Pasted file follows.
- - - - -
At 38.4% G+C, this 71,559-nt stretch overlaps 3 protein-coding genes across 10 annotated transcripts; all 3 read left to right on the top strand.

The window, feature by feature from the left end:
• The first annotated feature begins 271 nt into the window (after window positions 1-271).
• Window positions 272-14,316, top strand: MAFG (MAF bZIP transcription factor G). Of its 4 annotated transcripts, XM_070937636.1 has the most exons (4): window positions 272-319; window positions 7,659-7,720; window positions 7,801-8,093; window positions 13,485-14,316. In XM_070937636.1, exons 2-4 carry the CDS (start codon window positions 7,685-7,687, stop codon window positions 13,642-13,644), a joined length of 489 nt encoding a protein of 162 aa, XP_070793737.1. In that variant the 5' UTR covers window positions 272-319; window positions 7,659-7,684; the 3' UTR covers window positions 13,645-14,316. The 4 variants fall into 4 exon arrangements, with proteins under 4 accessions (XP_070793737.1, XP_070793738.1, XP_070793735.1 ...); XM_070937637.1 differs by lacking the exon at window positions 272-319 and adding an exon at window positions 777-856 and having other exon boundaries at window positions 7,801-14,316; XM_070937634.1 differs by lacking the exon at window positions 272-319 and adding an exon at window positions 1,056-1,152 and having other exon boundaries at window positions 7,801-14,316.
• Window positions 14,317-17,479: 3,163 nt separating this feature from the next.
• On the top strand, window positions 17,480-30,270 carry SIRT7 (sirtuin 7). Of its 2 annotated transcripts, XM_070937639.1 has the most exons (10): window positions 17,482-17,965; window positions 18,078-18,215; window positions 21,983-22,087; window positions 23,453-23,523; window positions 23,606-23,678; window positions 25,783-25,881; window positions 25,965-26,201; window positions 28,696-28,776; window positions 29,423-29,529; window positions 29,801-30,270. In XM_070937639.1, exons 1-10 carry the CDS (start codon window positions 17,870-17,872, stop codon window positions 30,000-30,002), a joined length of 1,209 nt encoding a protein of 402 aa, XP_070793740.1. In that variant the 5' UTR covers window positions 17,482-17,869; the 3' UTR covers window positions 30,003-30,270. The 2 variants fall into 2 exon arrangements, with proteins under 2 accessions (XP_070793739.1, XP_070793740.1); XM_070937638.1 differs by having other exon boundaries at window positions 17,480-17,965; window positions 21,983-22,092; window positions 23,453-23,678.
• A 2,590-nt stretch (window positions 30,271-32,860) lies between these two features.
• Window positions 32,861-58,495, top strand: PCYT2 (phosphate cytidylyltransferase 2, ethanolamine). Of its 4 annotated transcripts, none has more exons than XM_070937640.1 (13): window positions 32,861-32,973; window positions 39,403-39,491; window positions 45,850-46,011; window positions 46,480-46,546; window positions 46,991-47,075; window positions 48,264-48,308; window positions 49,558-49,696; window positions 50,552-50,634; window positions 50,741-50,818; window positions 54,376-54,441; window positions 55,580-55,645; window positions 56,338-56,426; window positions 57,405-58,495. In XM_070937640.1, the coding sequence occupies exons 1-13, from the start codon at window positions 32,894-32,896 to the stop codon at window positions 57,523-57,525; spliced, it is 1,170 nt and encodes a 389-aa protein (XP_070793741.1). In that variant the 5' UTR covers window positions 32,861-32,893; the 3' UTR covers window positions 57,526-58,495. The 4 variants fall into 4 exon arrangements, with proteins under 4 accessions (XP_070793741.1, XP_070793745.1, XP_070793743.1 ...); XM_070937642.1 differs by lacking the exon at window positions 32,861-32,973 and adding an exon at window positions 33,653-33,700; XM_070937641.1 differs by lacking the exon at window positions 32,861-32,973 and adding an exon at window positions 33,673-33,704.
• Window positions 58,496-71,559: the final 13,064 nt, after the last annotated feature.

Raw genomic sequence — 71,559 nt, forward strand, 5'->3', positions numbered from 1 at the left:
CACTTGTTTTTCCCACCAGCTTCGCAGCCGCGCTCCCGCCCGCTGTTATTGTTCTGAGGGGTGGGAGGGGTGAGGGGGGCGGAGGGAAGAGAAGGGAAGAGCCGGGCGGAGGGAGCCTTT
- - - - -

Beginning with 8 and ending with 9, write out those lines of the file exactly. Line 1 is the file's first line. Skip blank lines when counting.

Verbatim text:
• Window positions 32,861-58,495, top strand: PCYT2 (phosphate cytidylyltransferase 2, ethanolamine). Of its 4 annotated transcripts, none has more exons than XM_070937640.1 (13): window positions 32,861-32,973; window positions 39,403-39,491; window positions 45,850-46,011; window positions 46,480-46,546; window positions 46,991-47,075; window positions 48,264-48,308; window positions 49,558-49,696; window positions 50,552-50,634; window positions 50,741-50,818; window positions 54,376-54,441; window positions 55,580-55,645; window positions 56,338-56,426; window positions 57,405-58,495. In XM_070937640.1, the coding sequence occupies exons 1-13, from the start codon at window positions 32,894-32,896 to the stop codon at window positions 57,523-57,525; spliced, it is 1,170 nt and encodes a 389-aa protein (XP_070793741.1). In that variant the 5' UTR covers window positions 32,861-32,893; the 3' UTR covers window positions 57,526-58,495. The 4 variants fall into 4 exon arrangements, with proteins under 4 accessions (XP_070793741.1, XP_070793745.1, XP_070793743.1 ...); XM_070937642.1 differs by lacking the exon at window positions 32,861-32,973 and adding an exon at window positions 33,653-33,700; XM_070937641.1 differs by lacking the exon at window positions 32,861-32,973 and adding an exon at window positions 33,673-33,704.
• Window positions 58,496-71,559: the final 13,064 nt, after the last annotated feature.